30/7/12 – Image of the skull used as product branding for children
Last night, I was explaining my research topic to a family member who had said that the skull has become a recent style, especially in children’s clothing. It’s quite interesting to listen to other responses or opinions from relatives, friends, class mates and other internet users.
The same relative had noticed a range of baby clothing with the Mexican sugar skulls, which is another interesting observation. A couple of weeks ago I have recognised that the Jolly Roger has been used for children’s clothing for both male and female.
The skull is reduced to simple designs, patterns and shapes, which makes the image appropriate for a younger demographic. The Internet also identifies certain brands or companies that have used the Mexican sugar skulls as a popular icon for children’s clothing. Has the commercialisation of the Mexican sugar skulls minimised the cultural and the spiritual connections with the dead?
This quite a difficult question to answer as each person I have spoken to have a different interpretation of the skull. I suppose that the image of the skull is quite subjective and it all depends on the person’s age, culture and lifestyle.
I don’t have any children myself and it is quite difficult for me to determine whether the skull is an appropriate image to use for children’s clothing, although I have asked another family member for their own opinions on this particular topic.
From another perspective, “The skull isn’t appropriate for baby or children’s clothing and the target audience should have the right to decide whether they would like to wear this particular image”. This particular comment has raised some interesting points in regards to the audience that these companies or corporations are trying to attract.
The image or style may attract a younger demographic, although it is the parent who finalizes the decisions and the choices. Would this explain why the image of the skull has been reduced to geometric shapes or designs? Perhaps the skull has become child friendly through shape, form and composition, which projects the skull as an image rather than a representation of death.
There has been an increase in clothes and other fashion accessories that have used the image of the skull for babies, toddlers and young children. There are small shops and shops around the city that have also displayed baby clothes with the skull in the front window, which also exemplifies that the skull is popular within different age groups.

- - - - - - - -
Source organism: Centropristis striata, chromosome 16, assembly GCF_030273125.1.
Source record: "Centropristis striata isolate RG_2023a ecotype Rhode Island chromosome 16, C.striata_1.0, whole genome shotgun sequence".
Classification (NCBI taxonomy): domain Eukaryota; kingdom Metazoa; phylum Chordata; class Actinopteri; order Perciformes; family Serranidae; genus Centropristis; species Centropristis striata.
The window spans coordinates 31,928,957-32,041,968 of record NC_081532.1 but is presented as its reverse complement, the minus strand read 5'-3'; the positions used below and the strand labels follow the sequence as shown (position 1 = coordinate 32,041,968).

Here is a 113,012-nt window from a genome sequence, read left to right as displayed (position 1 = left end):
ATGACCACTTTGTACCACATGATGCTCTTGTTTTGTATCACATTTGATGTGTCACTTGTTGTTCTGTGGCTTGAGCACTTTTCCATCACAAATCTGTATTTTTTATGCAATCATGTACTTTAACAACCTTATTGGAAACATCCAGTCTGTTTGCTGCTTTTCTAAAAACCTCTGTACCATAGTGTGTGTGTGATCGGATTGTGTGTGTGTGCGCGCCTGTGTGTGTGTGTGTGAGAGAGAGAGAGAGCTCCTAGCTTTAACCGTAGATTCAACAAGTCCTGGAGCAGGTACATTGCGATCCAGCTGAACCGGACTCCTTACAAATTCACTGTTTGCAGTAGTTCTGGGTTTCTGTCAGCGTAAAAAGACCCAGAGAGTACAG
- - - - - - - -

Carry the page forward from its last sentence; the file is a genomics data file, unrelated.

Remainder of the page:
Would young children have an insight into the connection between death, mortality and the skull? From a personal point of view, certain brands and companies have altered the shape and the design of the skull in order to appeal to young children who will grow up in a society that is heavily consumed with death related imagery.
One could argue that there is censorship surrounding the skull within the Western culture and the visual research may identify how the visual elements alter one’s own interpretation of death. Perhaps the minimal or simplistic designs minimise the fear and the anxiety surrounding death, which may also exemplify that the image of the skull is still a sensitive topic within the Western Culture.
Commercialism and mass production have heavily modified the skull in order to attract a large demographic, which could also be considered as a form of censorship in some regards. Of course companies and advertisements project the skull through basic designs or representations in order to convince young children to engage with the iconic imagery of the skull.
In regards to the Mexican skulls, the colours and the shapes would definitely appeal to a younger generation, which also exemplifies how the Day of the Dead is used for commercial purposes within the Western culture. Have consumers become heavily absorbed with the different shapes and patterns that are used for the Mexican Skulls? Would these particular elements override the actual meaning or the significance of the Mexican skulls within the Western Civilisation?